China Residencies and Red Gate are greatly humbled by the overwhelming response for the inaugural Crystal Ruth Bell Residency. We received applications from over 250 artists from 62 different countries, representing an incredibly wide range of mediums and practices, and we had a very difficult choice to make in order to narrow it down to just one artist.
We shortlisted fifteen project proposals that captivated our imaginations and best reflected Crystal's aspirations for creative cultural exchange:
Catherine Sarah Young - Christiane Huber - Emma Dixon - Fredman Barahona / Elyla Sinverguenza - Huong Ngo - Jillian Shea - Kateryna Radchenko - Katnira Bello - Mariantonietta Bagliato - Mathew Tom - Michael Yichao - Modes Vu - Pavlina Mladenova - Suncica Pasuljevic Kandic - Valentina Pelayo
And are finally pleased to announce Jagrut Raval as the final recipient of the 2014 Crystal Ruth Bell Residency.
Jagrut's project proposal was simple: to feed people -- "not the ones who come to the gallery openings but the ones who are less fortunate. [..] There are only two rules: whichever food item has to be laid out on the table, it has to be in the shape of a world map. The other rule is that a camera shall document people eating the food from a top angle, right above the map in a time-lapse. [...] This performance would be repeated every week during the residency.[...] The final product of this act would be a series of time-lapse videos with people snatching out parts of the world. The territories are constantly being torn down. New maps are constantly being created and destroyed. [...] Deconstruction of a map is done throughout our history and will continue to happen."
"What is the use of art if it doesn't feed people? What if the art itself is feeding people ? The other interpretation is 'food for thought'. This art would do both. It shall feed people literally and conceptually. Being from India, I am often asked, there are starving people in the world and you go into galleries with your cheese and glass of wine, but what about the people who have to fight each day for food? I understand both sides of the coin, probably a contradiction within myself. This work shall attempt to do both. [...] Territories are restrictions imposed upon us that we have to live with it. Identities are levied upon us through the maps. This will also be an opportunity for me to travel to one more place in the world to discover our common traits which makes us human."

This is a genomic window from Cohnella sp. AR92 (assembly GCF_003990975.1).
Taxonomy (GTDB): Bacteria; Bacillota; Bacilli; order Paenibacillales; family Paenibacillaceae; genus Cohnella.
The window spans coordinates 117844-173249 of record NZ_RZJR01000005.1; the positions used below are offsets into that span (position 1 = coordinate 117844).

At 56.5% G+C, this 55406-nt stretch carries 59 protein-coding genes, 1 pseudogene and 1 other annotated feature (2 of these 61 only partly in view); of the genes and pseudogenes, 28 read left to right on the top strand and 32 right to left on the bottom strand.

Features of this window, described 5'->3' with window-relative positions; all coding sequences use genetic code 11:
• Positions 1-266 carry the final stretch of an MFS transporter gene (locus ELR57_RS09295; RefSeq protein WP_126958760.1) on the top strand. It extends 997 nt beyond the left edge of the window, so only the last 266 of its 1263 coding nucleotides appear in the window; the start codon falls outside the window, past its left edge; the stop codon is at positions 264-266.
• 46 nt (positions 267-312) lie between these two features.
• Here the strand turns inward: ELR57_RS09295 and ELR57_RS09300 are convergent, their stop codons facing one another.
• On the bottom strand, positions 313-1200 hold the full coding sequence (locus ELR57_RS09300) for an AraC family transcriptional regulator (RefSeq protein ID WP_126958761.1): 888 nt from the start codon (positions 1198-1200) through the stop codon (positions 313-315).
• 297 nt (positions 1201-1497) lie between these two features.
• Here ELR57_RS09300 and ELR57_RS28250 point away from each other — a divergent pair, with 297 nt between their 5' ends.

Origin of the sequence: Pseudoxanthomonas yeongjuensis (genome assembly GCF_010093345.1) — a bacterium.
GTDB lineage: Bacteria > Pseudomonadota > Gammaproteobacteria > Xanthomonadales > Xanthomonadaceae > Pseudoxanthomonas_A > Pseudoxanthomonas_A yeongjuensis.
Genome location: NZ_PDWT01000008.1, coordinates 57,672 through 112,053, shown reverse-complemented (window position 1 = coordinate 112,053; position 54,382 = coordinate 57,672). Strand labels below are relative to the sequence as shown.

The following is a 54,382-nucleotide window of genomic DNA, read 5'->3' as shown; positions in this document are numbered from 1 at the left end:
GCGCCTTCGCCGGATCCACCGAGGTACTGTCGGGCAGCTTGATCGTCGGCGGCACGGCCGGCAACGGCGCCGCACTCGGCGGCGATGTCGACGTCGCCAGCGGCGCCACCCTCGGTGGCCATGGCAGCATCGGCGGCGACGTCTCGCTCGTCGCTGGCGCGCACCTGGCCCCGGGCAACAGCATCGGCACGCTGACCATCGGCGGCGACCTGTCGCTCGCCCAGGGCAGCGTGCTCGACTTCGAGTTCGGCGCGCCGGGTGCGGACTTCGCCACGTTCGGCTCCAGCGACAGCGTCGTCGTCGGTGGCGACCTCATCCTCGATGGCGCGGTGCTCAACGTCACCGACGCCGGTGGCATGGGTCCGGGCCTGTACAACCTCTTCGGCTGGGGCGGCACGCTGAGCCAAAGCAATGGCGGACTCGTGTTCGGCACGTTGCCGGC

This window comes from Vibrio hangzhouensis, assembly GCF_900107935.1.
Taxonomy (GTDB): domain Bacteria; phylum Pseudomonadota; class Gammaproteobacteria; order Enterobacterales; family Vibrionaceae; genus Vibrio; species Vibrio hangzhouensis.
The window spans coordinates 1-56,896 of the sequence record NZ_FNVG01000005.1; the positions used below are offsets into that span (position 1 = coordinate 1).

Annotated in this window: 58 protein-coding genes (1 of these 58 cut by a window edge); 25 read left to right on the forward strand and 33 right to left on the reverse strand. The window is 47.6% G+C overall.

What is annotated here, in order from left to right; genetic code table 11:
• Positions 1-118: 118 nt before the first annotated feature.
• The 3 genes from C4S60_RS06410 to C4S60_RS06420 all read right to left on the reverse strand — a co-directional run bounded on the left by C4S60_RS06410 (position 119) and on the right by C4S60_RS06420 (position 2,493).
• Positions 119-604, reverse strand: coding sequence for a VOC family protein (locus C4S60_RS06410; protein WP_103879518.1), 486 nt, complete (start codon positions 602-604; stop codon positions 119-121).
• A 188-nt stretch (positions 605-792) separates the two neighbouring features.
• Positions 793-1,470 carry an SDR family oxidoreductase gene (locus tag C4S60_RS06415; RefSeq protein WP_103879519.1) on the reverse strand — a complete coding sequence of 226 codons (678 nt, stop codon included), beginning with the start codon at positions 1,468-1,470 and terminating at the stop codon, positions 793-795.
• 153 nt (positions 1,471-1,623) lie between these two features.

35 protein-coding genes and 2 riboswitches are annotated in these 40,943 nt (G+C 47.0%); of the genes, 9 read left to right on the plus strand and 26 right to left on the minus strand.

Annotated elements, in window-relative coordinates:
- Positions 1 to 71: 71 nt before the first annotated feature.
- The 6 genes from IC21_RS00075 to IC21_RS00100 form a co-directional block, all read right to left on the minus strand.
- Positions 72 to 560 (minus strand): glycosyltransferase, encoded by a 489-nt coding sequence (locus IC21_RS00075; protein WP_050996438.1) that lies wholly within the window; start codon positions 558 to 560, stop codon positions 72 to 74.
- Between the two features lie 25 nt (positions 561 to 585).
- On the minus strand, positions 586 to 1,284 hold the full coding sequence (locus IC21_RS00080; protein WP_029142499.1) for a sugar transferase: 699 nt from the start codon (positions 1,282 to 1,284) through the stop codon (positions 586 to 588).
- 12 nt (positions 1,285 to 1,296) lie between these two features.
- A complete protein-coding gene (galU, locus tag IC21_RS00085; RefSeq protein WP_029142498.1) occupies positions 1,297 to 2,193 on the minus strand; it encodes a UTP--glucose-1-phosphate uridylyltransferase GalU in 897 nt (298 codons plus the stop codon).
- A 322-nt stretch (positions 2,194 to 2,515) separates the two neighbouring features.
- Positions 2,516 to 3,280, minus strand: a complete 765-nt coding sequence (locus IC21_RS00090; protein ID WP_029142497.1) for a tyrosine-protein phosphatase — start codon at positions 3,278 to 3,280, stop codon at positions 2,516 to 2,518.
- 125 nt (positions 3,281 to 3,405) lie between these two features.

Jagrut is originally from Ahmedabad, India and recently completed his MFA in photography from the Savannah College of Art and Design.
His previous works deal with the enigma of time, as a construct confined within the historical, philosophical, and religious discourses. His building-scale immersive installations exist in public space across the US and his video projections, photographs, performances, and site-specific sculptures have been shown in exhibitions around the world.
3 wall clocks with video projection from live cameras placed at religious places- Mecca in Saudi Arabia, a church in Virginia, USA and Wailing wall in Jerusalem, Israel. Installation is inside a ramshackled cottage at Southern Pine Company of Georgia, Savannah, USA.
The installation is housed inside an abandoned 20-foot shipping container at Southern Pine Company, Savannah Georgia in United States. The sidewalls are studded with 867 small clock mechanisms and one large clock mechanism, both with an attached red second hand. Collectively, they create a cacophony of ticking sounds. The experience of walking amidst the ticking clocks and reaching the end of the container to see one’s own projected image through an omniscient perspective from a surveillance camera attached to the container ceiling. It establishes the viewer as the one being watched. However, the one being watched is simultaneously the viewer. A deconstruction of the established notion of reading a clock and transforming them into visual objects is explored in the installation.
We look forward to watching Jagrut's next works take shape and unfold in Beijing this winter.